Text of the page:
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What do the new NIS2 requirements mean in concrete terms?

At a time when cyber threats are bigger and more sophisticated than ever, the European Union (EU) has taken an important step towards strengthening its digital defenses with the introduction of the Network and Information Security Directive (NIS2).

The NIS2 Directive builds on the foundation of the previous directive from 2016 and is a response to the increasing attacks on supply chains and the need for more robust reporting procedures across Europe. This directive affects more than 160,000 companies operating in the EU, in particular those classified as “essential” and “important” companies in 15 key sectors.


NIS2 requires these companies to comprehensively overhaul their cyber security practices, forcing them to reassess and improve their supply chain protection measures and reporting obligations. With the deadline for compliance set for October 2024, companies are racing against time to meet the stringent requirements of NIS2.

A closer look at the new requirements

NIS2 introduces four main areas, each with specific mandates aimed at raising cybersecurity standards across the board:

  • Risk management: Companies must implement a multi-layered approach to minimize cyber risks. This includes introducing advanced incident management protocols, strengthening supply chain security, improving network security, improving access control and using encryption technologies.
  • Corporate responsibility: The policy emphasizes the need for management to monitor and train on cybersecurity measures. It introduces sanctions, including financial sanctions, for violations that are attributable to negligent behavior on the part of managers.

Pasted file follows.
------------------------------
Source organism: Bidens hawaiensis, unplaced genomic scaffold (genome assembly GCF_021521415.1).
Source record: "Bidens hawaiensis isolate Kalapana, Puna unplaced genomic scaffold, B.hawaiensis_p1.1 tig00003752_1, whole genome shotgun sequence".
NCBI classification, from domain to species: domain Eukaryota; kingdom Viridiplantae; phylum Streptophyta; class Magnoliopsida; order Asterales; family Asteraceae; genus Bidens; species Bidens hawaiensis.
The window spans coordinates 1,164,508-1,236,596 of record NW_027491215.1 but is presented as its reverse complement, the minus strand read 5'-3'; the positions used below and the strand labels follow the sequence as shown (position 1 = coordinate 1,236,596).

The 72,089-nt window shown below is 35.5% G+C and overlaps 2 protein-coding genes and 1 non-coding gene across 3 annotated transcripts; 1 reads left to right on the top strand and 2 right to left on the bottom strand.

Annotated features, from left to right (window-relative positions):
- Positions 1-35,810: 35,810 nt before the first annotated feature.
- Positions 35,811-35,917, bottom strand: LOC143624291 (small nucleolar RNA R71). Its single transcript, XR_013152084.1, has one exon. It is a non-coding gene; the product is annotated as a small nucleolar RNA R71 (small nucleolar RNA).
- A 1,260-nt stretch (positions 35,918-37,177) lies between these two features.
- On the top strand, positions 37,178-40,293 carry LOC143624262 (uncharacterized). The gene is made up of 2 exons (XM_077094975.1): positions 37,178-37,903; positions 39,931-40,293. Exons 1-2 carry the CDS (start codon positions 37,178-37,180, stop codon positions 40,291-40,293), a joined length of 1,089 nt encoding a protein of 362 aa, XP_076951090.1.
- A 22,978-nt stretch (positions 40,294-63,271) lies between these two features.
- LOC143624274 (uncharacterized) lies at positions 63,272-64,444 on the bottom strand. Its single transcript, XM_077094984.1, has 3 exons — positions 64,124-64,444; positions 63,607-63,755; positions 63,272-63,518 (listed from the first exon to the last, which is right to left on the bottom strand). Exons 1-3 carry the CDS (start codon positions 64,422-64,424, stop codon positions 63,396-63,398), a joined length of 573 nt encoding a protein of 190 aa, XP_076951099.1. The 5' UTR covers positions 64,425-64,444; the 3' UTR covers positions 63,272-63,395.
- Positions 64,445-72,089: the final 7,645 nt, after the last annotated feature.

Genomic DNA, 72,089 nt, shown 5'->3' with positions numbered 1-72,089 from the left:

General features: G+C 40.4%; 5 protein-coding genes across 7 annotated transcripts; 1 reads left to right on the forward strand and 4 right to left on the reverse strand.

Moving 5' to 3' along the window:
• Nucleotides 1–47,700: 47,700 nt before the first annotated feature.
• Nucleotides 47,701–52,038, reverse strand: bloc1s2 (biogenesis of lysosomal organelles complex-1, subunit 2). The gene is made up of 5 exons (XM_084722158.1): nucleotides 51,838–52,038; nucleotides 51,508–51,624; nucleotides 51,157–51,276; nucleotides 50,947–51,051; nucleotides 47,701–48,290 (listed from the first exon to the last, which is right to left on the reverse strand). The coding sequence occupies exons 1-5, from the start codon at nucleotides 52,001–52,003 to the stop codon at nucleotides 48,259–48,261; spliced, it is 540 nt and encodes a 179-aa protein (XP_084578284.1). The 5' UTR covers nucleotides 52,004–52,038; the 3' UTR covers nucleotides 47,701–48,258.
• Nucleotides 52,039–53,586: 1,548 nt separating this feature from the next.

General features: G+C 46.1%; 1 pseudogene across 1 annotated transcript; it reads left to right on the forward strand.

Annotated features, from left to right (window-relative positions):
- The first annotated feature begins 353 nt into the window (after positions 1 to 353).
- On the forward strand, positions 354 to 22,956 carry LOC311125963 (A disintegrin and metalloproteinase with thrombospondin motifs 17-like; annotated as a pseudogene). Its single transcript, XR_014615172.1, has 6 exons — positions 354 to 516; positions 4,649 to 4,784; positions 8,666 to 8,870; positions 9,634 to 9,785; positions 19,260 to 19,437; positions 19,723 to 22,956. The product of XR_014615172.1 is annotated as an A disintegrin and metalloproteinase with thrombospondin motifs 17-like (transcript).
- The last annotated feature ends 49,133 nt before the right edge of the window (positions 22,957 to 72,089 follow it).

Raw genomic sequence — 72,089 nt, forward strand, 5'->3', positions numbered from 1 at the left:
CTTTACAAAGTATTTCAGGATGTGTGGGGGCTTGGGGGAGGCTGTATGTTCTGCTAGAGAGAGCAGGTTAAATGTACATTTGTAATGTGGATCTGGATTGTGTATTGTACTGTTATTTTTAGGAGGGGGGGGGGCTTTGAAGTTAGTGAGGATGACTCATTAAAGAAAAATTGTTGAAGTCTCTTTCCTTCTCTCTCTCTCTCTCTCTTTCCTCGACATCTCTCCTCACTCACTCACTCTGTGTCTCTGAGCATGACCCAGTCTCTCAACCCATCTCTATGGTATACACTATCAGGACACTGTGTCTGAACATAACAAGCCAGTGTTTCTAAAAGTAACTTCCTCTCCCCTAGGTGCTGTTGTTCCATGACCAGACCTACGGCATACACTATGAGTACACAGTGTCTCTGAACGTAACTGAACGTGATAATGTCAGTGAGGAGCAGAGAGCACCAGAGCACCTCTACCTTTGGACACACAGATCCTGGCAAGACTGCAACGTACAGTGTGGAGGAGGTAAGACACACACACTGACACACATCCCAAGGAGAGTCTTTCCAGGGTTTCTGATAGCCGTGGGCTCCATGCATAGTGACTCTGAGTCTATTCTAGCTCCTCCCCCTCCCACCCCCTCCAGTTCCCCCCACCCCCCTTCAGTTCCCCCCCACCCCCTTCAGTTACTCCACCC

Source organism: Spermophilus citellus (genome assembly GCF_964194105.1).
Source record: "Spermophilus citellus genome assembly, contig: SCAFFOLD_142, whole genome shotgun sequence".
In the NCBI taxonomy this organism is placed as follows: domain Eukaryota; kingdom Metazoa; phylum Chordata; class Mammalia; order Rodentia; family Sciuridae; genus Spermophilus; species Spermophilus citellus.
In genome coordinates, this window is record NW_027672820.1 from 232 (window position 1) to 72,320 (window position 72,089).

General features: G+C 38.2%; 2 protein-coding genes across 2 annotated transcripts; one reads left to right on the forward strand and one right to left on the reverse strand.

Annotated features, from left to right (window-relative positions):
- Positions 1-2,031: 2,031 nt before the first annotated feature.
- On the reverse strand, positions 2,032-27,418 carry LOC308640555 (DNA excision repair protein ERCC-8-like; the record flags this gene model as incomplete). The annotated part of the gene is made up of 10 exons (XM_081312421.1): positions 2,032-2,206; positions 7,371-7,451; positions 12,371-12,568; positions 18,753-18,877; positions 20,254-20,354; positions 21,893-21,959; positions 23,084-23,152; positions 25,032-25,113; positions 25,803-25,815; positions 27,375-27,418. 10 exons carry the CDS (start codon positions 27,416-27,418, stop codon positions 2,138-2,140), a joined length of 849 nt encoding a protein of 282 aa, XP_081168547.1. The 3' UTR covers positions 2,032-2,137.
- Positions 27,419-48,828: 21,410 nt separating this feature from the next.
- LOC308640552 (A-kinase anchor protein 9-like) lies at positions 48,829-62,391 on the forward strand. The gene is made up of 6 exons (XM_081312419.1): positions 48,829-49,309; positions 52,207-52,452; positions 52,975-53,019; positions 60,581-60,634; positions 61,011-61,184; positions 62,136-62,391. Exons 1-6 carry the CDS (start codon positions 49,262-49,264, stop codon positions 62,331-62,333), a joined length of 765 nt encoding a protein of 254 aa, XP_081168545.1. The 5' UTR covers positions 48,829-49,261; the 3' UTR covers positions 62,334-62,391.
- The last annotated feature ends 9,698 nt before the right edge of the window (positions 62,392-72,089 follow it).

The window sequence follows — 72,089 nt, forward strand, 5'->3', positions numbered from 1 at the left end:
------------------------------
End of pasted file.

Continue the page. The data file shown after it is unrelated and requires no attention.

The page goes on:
• Reporting obligations: Organizations must establish procedures for the prompt reporting of cyber incidents that significantly affect the provision of services or data recipients, adhering to established reporting deadlines.
  • Business continuity: Companies need to develop robust plans to ensure business continuity following major cyber incidents. This includes strategies for system recovery, emergency procedures and the formation of crisis response teams.

The 10 minimum requirements of NIS2

In addition to the general obligations, NIS2 defines ten basic requirements that should form the foundation of cybersecurity in the EU:

  1. Risk assessments and formulation of security guidelines for information systems
  2. Evaluation of the effectiveness of security measures through defined guidelines and procedures
  3. Application of cryptography and encryption
  4. Efficient management of security incidents
  5. Secure system procurement, development and operation, including vulnerability reporting protocols
  6. Conducting cybersecurity training and adherence to basic cyber hygiene practices
  7. Security procedures for employees who access sensitive data
  8. Contingency plans to maintain business operations during and after cyber incidents
  9. Multi-factor authentication and encryption for voice, video and text communication
  10. Strengthening security in the supply chain – adapting security measures to the vulnerabilities of individual direct suppliers

Failure to comply with these comprehensive requirements could result in significant fines, amounting to €10 million or 2% of annual global turnover for “significant companies” and €7 million or 1.4% for “important companies”.

Preparing for NIS2: a strategic imperative

For companies operating in the EU, preparing for NIS2 involves a number of strategic steps, including determining applicability, assessing existing security measures, revising security policies and incorporating new security and reporting measures into their supply chain management.

Fortunately, current cybersecurity frameworks, such as the NIST Cyber Security Framework (CSF) or ISO27001, can provide a solid foundation that can ease the transition for organizations. As the October 2024 deadline draws ever closer, the message is clear: the time to act is now. The EU’s NIS2 directive not only raises the bar for cybersecurity, but also emphasizes the importance of a unified and proactive approach to protecting the digital landscape from new threats. Companies must approach these changes with care and foresight.





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